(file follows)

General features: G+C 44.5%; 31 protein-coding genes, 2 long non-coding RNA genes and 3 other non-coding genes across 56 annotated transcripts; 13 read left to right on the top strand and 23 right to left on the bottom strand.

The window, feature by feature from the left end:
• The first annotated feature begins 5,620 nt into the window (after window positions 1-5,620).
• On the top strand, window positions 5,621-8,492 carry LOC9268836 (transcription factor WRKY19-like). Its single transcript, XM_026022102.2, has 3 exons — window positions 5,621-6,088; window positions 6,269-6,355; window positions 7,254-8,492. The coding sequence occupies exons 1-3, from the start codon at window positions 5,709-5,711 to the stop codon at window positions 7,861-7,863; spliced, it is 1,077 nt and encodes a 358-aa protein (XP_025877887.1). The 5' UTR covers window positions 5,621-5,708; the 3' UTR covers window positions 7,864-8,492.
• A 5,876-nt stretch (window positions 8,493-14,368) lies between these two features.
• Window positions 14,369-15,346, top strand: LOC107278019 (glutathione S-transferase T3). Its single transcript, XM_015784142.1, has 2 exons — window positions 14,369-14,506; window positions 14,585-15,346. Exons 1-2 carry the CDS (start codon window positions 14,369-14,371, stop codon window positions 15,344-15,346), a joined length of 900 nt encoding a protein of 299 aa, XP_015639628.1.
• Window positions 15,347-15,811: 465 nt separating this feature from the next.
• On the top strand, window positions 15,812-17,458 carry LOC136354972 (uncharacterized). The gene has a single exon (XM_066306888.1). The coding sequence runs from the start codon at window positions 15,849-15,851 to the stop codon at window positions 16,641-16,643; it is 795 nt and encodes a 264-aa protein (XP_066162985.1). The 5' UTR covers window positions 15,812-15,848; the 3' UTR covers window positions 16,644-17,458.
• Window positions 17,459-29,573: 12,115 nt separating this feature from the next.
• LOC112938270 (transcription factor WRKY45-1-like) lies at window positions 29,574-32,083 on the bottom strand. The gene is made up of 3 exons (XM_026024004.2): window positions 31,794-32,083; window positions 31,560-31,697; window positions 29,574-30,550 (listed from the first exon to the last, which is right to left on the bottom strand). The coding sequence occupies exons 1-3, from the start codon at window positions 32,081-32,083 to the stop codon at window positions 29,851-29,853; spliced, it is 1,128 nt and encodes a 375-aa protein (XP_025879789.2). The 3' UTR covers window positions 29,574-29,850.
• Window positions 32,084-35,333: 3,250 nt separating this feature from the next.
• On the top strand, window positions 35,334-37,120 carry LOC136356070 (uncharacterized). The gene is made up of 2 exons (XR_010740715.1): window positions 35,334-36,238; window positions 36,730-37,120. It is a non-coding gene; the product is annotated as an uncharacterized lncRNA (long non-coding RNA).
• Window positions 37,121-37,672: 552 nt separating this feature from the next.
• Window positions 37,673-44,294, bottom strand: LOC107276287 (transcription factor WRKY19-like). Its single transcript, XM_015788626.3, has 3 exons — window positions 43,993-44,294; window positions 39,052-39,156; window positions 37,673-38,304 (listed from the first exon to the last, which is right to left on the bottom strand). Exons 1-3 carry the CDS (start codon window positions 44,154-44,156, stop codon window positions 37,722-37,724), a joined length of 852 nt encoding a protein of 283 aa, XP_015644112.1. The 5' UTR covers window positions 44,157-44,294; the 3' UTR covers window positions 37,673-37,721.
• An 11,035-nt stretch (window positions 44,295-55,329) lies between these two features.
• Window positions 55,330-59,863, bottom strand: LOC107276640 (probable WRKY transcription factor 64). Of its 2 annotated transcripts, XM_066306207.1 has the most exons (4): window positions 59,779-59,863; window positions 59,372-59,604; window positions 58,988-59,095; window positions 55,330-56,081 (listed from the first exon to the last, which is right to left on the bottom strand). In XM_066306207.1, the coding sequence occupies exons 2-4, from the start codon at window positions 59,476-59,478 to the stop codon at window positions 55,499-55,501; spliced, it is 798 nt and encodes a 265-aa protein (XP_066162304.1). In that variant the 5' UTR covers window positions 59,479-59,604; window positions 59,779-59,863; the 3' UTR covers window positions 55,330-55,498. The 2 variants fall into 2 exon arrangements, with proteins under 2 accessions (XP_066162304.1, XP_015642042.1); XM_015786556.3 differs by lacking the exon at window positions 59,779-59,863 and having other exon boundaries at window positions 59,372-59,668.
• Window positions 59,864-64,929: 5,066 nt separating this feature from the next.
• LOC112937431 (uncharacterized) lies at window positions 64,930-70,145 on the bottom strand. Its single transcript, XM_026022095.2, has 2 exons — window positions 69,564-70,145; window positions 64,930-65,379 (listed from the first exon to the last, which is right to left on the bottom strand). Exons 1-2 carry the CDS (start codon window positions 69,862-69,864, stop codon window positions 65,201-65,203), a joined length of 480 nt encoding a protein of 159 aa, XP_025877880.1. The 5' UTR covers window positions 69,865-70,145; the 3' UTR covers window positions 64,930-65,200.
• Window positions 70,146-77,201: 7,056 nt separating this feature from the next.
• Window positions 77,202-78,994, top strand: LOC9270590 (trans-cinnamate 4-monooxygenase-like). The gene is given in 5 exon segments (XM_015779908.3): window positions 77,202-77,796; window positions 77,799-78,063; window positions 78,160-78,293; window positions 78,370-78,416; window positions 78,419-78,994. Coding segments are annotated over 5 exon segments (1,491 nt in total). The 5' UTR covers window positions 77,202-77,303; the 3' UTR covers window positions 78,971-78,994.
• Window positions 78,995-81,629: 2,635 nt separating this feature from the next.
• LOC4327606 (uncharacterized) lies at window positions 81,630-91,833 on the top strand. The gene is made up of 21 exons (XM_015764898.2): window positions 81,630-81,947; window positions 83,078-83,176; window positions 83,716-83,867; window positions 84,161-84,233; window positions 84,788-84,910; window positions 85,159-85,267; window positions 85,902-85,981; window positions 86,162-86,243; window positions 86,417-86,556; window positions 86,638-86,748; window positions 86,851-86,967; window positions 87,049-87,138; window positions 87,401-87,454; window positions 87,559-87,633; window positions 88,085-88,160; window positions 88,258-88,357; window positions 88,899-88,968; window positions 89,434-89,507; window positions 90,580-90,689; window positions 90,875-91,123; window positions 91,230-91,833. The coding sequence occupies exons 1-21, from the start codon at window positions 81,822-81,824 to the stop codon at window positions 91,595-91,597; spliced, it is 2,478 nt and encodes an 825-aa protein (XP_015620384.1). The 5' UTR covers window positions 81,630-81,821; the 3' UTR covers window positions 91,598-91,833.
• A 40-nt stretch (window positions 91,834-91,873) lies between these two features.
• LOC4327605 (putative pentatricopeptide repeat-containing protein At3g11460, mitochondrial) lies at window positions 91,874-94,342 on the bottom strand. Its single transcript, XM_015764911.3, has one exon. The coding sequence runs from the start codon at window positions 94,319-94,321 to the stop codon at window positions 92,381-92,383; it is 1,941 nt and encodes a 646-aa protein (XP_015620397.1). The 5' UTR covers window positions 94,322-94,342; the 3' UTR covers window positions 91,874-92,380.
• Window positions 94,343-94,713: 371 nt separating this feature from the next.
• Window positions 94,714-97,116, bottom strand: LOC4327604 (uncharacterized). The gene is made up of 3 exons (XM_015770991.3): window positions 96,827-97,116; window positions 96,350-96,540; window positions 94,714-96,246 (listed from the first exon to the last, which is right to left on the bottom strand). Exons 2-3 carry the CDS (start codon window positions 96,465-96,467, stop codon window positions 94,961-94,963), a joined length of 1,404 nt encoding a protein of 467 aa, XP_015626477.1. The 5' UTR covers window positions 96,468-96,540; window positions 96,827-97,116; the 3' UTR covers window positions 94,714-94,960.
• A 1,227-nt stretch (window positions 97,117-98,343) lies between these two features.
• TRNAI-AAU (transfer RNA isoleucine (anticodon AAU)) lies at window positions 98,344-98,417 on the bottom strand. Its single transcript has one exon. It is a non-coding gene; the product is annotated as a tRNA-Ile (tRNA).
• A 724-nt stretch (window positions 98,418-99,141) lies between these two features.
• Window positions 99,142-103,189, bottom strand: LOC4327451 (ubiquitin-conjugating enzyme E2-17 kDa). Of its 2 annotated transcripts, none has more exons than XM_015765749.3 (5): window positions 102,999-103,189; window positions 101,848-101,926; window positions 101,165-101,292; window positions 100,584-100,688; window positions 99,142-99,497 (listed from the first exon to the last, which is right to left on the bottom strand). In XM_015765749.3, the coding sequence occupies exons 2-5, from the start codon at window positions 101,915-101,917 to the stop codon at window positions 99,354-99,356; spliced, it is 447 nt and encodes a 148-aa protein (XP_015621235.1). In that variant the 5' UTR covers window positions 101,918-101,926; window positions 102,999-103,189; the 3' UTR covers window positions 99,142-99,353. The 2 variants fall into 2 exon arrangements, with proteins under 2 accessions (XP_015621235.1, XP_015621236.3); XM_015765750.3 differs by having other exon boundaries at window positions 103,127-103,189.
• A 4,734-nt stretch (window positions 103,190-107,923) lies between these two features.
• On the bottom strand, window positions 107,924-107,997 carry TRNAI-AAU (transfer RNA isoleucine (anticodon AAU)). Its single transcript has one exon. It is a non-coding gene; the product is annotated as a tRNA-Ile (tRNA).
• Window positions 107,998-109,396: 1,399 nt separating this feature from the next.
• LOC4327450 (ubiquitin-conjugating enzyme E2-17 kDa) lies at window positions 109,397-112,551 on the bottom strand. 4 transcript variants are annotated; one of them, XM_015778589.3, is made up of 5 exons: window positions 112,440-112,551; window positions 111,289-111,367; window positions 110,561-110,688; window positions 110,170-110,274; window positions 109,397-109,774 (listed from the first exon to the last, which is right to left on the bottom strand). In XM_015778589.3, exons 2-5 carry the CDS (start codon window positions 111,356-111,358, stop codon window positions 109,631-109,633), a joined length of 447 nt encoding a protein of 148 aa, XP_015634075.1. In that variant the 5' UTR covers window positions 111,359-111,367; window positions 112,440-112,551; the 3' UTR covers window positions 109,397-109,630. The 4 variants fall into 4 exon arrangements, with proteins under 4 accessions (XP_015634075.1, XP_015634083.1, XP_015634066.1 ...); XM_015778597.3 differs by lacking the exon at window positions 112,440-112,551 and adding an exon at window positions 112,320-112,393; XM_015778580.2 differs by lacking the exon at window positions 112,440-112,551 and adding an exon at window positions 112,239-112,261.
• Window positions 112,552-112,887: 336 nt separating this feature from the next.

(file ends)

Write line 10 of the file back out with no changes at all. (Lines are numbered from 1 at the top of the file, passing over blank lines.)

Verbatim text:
• LOC112938270 (transcription factor WRKY45-1-like) lies at window positions 29,574-32,083 on the bottom strand. The gene is made up of 3 exons (XM_026024004.2): window positions 31,794-32,083; window positions 31,560-31,697; window positions 29,574-30,550 (listed from the first exon to the last, which is right to left on the bottom strand). The coding sequence occupies exons 1-3, from the start codon at window positions 32,081-32,083 to the stop codon at window positions 29,851-29,853; spliced, it is 1,128 nt and encodes a 375-aa protein (XP_025879789.2). The 3' UTR covers window positions 29,574-29,850.